Let’s get this out in the open. All good stage, film and TV actors do not make good voice talent – and vice versa. If you are used to having your script days ahead of time, with hours or even days of rehearsal with a director, you may not be able to get into the VO vibe.
Using a studio session as an example…let’s say a session is scheduled for 9 AM. You get to the studio at 8:55 (or earlier). Someone asks if you want coffee. You’re thinking “A script would be nice.” Someone hands you the copy around 9:15. (Traffic was bad?) If you are lucky, they may spend a minute filling you in on what they feel you should do with the copy before hustling you into the booth.
At 9:17 you enter your padded room, adjust your headsets. Look for a pencil with a sharp point (or pull out the one you always bring to a session) and read through the copy once by yourself – in relative peace – until the engineer turns on your mic and the sound of your own voice brings tears to your eyes. Not from sheer pride in your magnificent read, but from the blaring volume in the headsets.
By this time, the engineer has a level on your voice and if the microphone is pointed basically at your mouth, they are ready to “try one for time.” Ensconced on the copy stand in front of you is 40 seconds or more worth of words that the clients needs to have you read in 25 (or so) seconds – without having it sound rushed. Obviously picking it up that much is not going to benefit anyone – even if you could do it. So copy will have to be cut. Now where did that pencil go?
The producer has a finger on the talk back button – rattling off copy changes. “Cut the 3rd word in the 2nd line and the 5th word in the 6th line and the first three words of the next line. No, on second thought, leave in that first thing we cut and cut the last sentence before the announcer comes back. Oh, and can you start the whole spot with the the second to last line? Great, that should take care of about 10 seconds, you just have to pick it up by 5 seconds. Got that?”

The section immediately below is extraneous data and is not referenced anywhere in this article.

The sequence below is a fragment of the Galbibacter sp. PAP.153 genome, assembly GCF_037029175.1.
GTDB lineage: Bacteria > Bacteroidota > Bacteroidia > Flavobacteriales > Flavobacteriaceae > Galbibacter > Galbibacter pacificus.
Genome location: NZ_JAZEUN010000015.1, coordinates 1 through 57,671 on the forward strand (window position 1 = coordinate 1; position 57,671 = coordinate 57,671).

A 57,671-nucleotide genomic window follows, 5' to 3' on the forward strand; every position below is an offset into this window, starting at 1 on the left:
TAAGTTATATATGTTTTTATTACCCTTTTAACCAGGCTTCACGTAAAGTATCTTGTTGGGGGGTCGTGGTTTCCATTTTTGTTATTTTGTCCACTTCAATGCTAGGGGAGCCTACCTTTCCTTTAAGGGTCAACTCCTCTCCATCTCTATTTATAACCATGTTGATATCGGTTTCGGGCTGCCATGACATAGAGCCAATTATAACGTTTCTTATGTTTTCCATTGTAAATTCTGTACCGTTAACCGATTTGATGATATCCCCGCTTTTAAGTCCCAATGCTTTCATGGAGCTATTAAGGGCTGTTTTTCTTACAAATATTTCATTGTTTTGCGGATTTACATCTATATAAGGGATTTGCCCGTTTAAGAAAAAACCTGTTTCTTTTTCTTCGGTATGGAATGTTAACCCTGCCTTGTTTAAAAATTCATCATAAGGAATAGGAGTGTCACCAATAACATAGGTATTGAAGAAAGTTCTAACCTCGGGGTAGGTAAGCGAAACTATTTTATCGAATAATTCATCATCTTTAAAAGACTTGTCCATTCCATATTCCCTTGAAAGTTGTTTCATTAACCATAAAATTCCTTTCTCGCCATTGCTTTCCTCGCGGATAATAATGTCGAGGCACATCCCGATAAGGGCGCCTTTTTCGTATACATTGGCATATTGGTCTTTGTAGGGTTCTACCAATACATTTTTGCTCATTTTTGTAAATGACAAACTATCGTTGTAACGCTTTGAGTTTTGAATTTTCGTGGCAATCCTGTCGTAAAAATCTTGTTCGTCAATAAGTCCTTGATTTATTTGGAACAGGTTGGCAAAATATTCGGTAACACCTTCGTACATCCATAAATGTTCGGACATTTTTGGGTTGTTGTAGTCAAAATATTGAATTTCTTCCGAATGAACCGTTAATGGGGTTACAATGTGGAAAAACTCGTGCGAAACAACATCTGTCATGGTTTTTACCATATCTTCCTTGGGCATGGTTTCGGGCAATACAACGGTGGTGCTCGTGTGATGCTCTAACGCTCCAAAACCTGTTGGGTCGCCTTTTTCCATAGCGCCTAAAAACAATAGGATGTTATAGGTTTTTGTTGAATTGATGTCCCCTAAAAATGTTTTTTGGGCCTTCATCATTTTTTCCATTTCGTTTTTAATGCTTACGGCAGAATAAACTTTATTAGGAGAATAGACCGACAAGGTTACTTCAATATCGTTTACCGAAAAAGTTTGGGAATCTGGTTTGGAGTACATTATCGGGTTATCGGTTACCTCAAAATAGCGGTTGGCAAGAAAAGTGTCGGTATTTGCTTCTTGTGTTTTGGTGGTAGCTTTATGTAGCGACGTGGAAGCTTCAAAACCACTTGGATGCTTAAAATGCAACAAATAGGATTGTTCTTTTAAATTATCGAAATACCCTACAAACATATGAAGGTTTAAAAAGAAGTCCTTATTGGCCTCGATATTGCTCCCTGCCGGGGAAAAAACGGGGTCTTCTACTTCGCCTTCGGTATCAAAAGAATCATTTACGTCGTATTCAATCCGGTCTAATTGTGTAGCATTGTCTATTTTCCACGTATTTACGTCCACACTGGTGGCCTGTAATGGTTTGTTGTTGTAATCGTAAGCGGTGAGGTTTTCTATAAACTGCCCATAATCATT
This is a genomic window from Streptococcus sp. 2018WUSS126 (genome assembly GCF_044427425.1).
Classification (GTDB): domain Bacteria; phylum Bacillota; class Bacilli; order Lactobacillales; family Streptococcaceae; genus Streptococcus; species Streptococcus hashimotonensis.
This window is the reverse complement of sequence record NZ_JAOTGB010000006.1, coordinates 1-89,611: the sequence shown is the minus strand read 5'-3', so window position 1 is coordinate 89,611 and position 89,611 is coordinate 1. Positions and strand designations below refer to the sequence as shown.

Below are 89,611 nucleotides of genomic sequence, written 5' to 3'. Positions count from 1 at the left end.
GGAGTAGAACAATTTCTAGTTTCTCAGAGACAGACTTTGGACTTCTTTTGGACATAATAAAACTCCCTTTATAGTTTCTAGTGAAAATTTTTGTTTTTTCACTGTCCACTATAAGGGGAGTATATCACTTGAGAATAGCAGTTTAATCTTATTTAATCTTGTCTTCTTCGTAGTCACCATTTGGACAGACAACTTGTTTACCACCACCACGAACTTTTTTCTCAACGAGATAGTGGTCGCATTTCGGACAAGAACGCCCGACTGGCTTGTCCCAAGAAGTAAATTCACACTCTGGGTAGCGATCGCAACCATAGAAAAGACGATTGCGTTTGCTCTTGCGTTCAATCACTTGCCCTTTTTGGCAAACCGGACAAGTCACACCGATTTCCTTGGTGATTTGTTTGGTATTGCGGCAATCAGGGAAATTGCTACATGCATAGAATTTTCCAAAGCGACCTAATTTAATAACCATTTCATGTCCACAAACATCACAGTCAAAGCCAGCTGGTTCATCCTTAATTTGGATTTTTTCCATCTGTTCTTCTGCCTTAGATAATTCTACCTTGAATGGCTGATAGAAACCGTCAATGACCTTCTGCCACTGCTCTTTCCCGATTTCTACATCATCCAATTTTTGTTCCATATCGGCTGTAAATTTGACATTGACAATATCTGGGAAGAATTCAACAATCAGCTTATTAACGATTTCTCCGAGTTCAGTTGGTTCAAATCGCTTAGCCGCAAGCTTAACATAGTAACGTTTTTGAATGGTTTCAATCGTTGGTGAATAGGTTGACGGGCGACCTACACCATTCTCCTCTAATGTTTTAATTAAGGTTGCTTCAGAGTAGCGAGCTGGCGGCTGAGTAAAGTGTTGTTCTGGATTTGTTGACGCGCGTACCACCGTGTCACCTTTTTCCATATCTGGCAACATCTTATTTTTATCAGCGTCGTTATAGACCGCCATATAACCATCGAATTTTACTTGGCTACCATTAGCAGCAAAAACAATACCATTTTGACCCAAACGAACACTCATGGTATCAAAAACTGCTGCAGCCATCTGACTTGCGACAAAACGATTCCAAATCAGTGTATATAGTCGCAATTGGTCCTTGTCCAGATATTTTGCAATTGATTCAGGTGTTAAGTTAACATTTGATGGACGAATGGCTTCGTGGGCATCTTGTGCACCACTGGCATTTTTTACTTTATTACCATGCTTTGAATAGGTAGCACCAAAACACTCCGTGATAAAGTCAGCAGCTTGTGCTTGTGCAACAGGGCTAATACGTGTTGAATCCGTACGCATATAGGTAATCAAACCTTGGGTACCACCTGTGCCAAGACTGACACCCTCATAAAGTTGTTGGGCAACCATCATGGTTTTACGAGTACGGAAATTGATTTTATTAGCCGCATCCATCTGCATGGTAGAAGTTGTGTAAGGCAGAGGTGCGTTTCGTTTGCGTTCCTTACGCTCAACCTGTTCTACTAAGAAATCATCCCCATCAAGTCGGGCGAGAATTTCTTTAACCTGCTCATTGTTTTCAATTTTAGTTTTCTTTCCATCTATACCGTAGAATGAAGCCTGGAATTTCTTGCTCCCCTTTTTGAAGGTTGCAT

The true voiceover professional “got it” and in the next take will usually get it right for “time.” A few takes later, after a minor nudge here and there by the producer/director, and the talent is out the door. (Your mileage may vary and yes, there are times when it takes a few more than a few takes.)
“Hey,” I hear people say, “voiceover sounds easy! You don’t have to memorize!” True, but you have to be able to read the copy as if you have had a director coaching you and working through your “motivation.” You have to instantly understand what is going on and deliver the meaning of the word – not just reading the words. In the theater, hours, days or weeks may pass before an actor stops giving line reads and a character emerges. In the recording studio this needs to happen within a few minutes. Not every actor can pull off this kind of sight reading – especially if there is 10 pounds of copy to cram into a 5 pound bag.
In many ways, this ability to wrap your head around the copy instantly is like being able to sight read music – and more specifically Jazz. You must understand basic sentence structure…the way the language works. You need to be able to read the “notes” (so to speak), find the rhythm, pace and flow, as well as know how to improvize. And you must know the sound of your voice and how to get it to do what you want it to do in very short order – without rehearsal.
The best talent is creative, agreeable, flexible and willing to stretch. The voice talent must have those same qualities, but with an added element of quickness.